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WASHINGTON -- The pros and cons of increased ethanol use are the subjects of debate, according to figures revealed by the nonpartisan Congressional Budget Office (CBO), and recently reported by The Associated Press.
The CBO expects food stamps and child nutrition programs to cost up to $900 million more this year because of increased ethanol use. Higher use of the corn-based fuel additive accounted for about 10 to 15 percent of the rise in food prices between April 2007 and April 2008.
The CBO said other factors, such as skyrocketing energy costs, have had an even greater effect than ethanol on food prices. CBO economists estimate that increased costs for food programs overall due to higher food prices will be about $5.3 billion this budget year.
Ethanol's impact on future food prices is uncertain, the report said, because an increased supply of corn has the potential to eventually lower food prices.
Roughly one-quarter of corn grown in the United States is now used to produce ethanol, and overall consumption of ethanol in the country hit a record high last year, exceeding 9 billion gallons, according to the CBO. It took nearly 3 billion bushels of corn to produce ethanol in the United States last year—an increase of almost a billion bushels over 2007.
The demand for ethanol was one factor that increased corn prices, leading to higher animal feed and ingredient costs for farmers, ranchers and food manufacturers. Some of that cost is eventually passed to consumers, since corn is used in many food products.
Several affected groups have banded together to oppose tax breaks and federal mandates for the fuel. They said the report shows the unintended consequences of ethanol, the AP reported.
"As startling as these figures are, they do not even tell the story of the toll higher food prices have taken on working families, nor the impact higher feed prices have had on farmers in animal agriculture who have seen staggering losses and job cuts and liquidation of livestock herds," the Grocery Manufacturers Association, American Meat Institute, National Turkey Federation and National Council of Chain Restaurants said in a statement.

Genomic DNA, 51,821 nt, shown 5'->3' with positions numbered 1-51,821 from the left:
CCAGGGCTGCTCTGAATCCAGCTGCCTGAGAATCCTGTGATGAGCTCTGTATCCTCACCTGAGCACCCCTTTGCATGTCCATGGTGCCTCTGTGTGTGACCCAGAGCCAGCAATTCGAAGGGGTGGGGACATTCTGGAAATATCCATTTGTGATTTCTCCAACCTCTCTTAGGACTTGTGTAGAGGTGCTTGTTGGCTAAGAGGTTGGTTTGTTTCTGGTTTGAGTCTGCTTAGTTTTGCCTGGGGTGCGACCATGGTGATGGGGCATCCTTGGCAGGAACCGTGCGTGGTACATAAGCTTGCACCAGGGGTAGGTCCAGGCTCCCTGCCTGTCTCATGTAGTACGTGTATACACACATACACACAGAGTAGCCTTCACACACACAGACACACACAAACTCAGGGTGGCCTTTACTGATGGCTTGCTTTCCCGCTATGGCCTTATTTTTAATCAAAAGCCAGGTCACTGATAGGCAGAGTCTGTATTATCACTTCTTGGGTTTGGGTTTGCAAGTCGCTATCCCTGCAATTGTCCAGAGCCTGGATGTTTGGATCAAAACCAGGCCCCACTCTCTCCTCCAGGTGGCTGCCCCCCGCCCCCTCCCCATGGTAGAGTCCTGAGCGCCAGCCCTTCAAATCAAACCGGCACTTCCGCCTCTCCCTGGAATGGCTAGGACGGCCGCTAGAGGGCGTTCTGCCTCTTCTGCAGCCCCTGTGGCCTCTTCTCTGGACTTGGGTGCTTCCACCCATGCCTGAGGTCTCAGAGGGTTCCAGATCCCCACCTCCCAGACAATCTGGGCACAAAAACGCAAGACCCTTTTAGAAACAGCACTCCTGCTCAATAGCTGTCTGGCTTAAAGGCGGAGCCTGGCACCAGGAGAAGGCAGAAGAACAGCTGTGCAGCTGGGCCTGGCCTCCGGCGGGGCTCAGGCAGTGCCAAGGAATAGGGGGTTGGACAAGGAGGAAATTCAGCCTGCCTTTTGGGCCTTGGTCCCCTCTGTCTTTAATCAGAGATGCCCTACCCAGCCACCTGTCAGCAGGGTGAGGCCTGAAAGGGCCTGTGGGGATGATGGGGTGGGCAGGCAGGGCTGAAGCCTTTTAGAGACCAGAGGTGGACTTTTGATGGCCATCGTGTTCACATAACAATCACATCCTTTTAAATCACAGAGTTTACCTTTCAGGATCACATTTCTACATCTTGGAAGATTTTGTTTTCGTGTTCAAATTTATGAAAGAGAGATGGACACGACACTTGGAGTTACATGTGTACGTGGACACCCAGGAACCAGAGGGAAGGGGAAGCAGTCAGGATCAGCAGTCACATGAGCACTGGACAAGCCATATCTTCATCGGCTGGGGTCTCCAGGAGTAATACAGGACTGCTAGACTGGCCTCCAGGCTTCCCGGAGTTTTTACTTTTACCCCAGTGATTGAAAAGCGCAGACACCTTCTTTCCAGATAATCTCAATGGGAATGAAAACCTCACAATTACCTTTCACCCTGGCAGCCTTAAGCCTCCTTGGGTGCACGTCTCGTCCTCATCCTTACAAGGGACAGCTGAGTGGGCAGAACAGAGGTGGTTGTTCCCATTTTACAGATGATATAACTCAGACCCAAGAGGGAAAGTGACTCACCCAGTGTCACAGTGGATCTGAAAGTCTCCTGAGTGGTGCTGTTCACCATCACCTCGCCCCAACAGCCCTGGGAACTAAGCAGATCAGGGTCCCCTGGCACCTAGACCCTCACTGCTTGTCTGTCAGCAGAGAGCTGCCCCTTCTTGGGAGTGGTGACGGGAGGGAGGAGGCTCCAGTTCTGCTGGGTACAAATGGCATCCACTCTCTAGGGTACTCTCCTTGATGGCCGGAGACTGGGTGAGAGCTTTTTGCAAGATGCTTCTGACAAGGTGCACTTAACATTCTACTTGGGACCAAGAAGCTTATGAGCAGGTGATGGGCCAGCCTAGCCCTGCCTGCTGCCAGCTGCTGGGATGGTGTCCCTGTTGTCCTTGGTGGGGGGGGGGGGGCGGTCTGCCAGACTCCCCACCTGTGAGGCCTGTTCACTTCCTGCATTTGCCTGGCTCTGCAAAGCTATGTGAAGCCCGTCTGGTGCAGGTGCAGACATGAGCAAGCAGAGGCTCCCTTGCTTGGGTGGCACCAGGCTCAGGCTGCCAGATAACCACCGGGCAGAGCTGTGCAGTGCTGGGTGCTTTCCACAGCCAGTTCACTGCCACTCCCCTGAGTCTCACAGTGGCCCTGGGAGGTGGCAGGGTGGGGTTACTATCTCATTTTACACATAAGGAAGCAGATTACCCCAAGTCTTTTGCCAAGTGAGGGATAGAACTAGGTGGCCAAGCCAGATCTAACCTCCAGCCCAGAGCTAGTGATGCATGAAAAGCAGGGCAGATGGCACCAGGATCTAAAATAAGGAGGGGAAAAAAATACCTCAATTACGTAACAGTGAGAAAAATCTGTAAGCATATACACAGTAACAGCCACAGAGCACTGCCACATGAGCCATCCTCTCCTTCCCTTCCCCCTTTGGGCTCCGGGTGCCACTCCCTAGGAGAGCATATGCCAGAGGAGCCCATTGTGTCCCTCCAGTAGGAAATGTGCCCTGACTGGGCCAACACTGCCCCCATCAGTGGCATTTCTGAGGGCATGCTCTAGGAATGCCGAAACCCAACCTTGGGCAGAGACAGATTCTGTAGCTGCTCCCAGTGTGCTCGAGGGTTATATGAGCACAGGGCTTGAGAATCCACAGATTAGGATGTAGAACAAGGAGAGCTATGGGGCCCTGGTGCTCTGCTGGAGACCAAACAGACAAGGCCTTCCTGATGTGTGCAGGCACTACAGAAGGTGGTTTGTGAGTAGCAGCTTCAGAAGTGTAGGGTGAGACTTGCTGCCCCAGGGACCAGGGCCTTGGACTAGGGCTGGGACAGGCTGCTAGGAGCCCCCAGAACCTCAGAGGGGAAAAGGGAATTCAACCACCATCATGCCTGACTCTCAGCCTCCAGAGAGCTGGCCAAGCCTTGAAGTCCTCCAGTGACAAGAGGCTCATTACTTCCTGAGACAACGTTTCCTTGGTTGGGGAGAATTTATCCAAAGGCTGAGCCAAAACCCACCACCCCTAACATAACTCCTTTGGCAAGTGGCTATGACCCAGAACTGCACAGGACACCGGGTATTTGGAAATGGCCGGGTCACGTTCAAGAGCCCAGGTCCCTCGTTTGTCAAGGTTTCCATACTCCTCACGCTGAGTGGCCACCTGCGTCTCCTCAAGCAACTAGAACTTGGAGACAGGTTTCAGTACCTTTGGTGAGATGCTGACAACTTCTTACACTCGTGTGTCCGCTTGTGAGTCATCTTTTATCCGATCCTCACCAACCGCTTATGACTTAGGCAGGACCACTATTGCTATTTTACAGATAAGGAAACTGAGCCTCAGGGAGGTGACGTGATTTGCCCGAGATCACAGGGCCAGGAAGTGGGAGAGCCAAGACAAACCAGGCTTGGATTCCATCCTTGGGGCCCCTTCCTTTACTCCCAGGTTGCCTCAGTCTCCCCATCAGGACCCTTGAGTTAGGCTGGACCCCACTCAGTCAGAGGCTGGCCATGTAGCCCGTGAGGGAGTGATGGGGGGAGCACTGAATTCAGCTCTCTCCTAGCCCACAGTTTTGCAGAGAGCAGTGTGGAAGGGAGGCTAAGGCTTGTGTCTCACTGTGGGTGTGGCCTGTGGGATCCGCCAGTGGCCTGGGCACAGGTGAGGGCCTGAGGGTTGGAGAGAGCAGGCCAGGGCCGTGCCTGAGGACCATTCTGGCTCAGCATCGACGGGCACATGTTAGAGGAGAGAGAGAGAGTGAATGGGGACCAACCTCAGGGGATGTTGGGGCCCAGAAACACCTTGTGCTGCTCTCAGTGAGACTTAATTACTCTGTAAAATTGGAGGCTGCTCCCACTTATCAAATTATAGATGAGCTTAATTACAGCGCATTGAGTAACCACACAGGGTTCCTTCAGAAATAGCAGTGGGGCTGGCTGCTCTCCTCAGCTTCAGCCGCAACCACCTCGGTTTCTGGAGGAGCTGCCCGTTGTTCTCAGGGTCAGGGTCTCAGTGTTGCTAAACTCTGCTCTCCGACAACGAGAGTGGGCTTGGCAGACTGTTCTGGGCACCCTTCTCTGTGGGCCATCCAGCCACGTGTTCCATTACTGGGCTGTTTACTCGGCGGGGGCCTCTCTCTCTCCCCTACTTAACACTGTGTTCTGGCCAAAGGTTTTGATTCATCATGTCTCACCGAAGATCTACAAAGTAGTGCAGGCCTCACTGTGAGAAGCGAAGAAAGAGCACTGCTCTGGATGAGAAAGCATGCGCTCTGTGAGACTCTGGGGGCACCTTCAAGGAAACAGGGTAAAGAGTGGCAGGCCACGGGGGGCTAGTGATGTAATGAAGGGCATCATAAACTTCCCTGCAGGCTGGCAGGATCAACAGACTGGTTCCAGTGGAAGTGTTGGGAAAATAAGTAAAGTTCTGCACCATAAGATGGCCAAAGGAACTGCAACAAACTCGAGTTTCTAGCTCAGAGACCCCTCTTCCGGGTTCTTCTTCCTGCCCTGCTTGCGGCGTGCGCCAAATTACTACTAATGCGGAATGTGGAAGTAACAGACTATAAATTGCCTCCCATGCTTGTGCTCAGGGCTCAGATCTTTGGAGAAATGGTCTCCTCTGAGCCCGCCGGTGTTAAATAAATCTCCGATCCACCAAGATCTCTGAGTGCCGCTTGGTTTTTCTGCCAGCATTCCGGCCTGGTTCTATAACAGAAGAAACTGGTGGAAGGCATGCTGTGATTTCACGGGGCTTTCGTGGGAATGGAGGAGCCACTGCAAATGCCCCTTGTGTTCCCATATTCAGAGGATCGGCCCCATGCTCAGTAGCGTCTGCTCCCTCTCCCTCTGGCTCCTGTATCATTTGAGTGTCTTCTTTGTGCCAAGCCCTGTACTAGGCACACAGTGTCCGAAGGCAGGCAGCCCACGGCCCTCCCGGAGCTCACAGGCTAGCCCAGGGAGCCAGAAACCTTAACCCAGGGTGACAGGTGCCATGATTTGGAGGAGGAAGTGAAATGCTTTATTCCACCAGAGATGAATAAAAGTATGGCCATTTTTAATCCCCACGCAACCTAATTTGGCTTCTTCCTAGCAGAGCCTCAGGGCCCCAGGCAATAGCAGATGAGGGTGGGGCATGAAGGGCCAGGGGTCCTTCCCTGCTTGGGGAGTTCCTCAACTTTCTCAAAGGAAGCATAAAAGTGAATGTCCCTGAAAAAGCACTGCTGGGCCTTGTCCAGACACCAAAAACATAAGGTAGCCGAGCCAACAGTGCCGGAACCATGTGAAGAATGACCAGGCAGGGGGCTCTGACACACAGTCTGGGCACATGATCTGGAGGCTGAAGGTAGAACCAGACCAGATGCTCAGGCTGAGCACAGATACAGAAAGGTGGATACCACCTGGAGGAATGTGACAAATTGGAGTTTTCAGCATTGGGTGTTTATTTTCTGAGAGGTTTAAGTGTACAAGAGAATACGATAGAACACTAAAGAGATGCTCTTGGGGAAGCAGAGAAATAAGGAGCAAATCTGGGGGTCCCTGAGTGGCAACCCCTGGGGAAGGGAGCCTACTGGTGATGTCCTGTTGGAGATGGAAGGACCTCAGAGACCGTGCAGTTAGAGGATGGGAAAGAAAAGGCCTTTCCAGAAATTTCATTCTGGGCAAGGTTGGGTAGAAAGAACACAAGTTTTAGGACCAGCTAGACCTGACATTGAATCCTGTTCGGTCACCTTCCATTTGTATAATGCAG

Supporters of ethanol disagreed, saying the report was good news.
"The report released by the Congressional Budget Office confirms what we've known for some time: The impact of ethanol production on food prices is minimal and that energy was the main driver in the rise of food prices," said Tom Buis, CEO of Growth Energy, an ethanol industry group.
Ethanol producers asked the Environmental Protection Agency last month to increase the amount of ethanol refiners can blend with gasoline from a maximum of 10 percent to 15 percent, which could boost the demand for ethanol by as much as 6 billion gallons a year. They said raising that cap would create thousands of new jobs.
Agriculture Secretary Tom Vilsack has said he believes the administration could move quickly to raise the cap to at least 12 percent or 13 percent, but the EPA has not yet decided.
The report also looked at ethanol's effects on greenhouse gas emissions, concluding that over time ethanol's benefits over gasoline could diminish. The report says the use of ethanol reduced gasoline consumption by about 4 percent last year and reduced the gases blamed for global warming from the burning of gasoline by less than 1 percent. But the clearing of cropland and forests to produce more ethanol could more than offset those reductions, the AP reported.
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